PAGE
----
In December, families gathered across Acadiana to celebrate the holiday season with their loved ones, but for some families reuniting for another year of holiday cheer, coming face to face with their elderly parents and grandparents was not as merry as they expected.
Often families notice certain changes in their relatives’ behavior and demeanor that otherwise go undetected from the routine phone call — loss of a conspicuous amount of weight or repeating something a little too often for simple absent-mindedness. If so, they may be showing signs that they’re in danger of the most common form of dementia: Alzheimer’s disease.
|Photo by Robin May|
|Kathie Zimmermann and Kim Schneider of Emeritus Lafayette|
And if such a potentially devastating conclusion is made, many families are left to wonder about their options. Fortunately, several local options for care exist for Alzheimer’s patients in the Acadiana area.
One such option is Emeritus Lafayette Senior Living Community, part of one of the largest chains of assisted-living, retirement and Alzheimer’s care communities in North America. The non-medical facility affords both assisted living as well as memory care services, which are tailored toward a hands-on approach for those who have been diagnosed with dementia.
“The busiest time we see here is really around the holidays,” says Kim Schneider, regional director of marketing at Emeritus Lafayette. “Really a holiday is only one day, and you can pick them up and bring them home or whatever you’d like, but if they’re not safe [at home] then you’re really taking a big chance.”
According to the Alzheimer’s Association, an estimated 5.4 million Americans are living with Alzheimer’s disease, which is the sixth leading cause of death in the U.S. In Louisiana alone, approximately 83,000 people were living with Alzheimer’s in 2010, up 14 percent from the 73,000 total in 2000.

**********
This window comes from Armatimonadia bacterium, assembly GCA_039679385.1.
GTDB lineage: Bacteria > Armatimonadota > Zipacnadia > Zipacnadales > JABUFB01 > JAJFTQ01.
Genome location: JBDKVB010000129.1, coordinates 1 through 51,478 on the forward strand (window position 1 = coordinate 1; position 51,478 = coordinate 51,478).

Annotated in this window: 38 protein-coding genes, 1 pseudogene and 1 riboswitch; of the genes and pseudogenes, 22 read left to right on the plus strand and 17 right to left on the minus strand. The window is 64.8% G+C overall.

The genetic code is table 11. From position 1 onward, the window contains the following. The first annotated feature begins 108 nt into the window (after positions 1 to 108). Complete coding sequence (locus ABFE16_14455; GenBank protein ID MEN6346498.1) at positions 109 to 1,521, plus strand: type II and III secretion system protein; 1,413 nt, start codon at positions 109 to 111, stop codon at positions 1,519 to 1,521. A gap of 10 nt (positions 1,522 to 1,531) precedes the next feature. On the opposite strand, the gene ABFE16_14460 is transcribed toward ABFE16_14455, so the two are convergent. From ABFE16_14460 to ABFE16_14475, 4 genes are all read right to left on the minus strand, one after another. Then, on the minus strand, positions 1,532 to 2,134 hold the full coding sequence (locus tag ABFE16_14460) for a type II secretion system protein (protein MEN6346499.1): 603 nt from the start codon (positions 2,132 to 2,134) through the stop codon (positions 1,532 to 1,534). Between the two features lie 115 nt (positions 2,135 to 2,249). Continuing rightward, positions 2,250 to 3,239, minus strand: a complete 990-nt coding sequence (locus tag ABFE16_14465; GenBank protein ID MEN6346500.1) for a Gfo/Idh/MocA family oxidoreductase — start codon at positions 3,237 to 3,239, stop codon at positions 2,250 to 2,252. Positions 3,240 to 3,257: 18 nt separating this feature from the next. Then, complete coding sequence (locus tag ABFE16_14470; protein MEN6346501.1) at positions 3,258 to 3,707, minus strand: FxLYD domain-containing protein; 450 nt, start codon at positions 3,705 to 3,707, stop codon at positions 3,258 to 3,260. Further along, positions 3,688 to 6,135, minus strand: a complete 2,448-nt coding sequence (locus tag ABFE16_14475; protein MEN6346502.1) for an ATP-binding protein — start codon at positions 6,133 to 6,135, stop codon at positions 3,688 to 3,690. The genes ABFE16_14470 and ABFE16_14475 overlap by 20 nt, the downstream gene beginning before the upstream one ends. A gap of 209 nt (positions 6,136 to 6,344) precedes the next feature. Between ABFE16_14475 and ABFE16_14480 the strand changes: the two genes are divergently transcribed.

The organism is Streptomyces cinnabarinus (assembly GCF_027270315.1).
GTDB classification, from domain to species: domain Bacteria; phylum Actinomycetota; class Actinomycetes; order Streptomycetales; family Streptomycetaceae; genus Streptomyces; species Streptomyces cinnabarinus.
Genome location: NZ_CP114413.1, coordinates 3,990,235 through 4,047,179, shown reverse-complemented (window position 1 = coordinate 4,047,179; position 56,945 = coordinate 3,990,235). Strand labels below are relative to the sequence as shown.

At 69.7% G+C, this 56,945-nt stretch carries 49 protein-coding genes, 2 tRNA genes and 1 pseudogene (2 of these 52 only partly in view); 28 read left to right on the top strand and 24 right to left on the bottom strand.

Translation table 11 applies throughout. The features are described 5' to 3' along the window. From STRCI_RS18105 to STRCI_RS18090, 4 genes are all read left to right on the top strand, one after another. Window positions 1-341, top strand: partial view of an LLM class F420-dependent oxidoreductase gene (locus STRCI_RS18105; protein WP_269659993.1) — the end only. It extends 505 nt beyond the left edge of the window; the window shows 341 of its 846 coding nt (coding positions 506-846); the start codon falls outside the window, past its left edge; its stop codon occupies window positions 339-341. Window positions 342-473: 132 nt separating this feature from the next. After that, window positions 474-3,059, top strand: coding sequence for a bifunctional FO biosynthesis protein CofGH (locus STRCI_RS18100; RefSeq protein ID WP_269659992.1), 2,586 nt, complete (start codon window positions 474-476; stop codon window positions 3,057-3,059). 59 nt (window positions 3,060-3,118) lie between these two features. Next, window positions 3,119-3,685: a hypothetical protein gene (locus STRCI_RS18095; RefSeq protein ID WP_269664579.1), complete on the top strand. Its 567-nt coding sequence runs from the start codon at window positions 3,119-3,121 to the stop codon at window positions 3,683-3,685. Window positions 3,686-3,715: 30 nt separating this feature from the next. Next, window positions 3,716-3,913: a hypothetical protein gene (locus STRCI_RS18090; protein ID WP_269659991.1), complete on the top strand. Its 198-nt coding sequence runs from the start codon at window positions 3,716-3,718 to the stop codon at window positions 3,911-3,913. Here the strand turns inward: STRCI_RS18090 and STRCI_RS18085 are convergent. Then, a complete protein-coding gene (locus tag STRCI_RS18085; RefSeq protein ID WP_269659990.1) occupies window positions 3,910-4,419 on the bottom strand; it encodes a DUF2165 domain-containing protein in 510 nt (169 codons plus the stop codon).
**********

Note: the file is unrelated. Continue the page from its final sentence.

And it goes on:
“Typically with someone who has Alzheimer’s, they remember things from their childhood or their earlier age or their short term memory,” says Schneider. “We try to partner with the families to learn more about their [early] life such as when they were younger, times with their children and events that maybe they would still recollect. We then build their day around that.”
A few key things to be watchful of when seeing your elderly relatives after a long period of time are frequent confusion and disorientation, obvious weight loss, repetitive speaking, not taking medication, loss of time, tendency to wander and unfounded suspicions about family and friends. If you suspect your loved one may be in danger of succumbing to dementia, it’s best to start early not only to catch the disease in its first stages, but to confirm that the proper preparations can be made as many assisted living and memory care facilities are subject to deposits and long waiting lists.
But perhaps the best advice a family can receive while deciding on how best to care for a loved one suffering from dementia is that of someone who has already gone through the ordeal.
Local land surveyor Sterling LeJeune is one such person. LeJeune admitted his late mother Ann LeJeune Bowen — one of the founding media personalities at KLFY-TV10 — to Maison de Lafayette this past summer after she began developing dementia-like symptoms and refusing to continue her physical therapy for her broken hip.
“She began experiencing memory loss and began having a hard time identifying people,” recounts LeJeune. “As the dementia progressed, she would become manic and then depressed, manic and then depressed; it was a sad thing to watch happen to your parent.”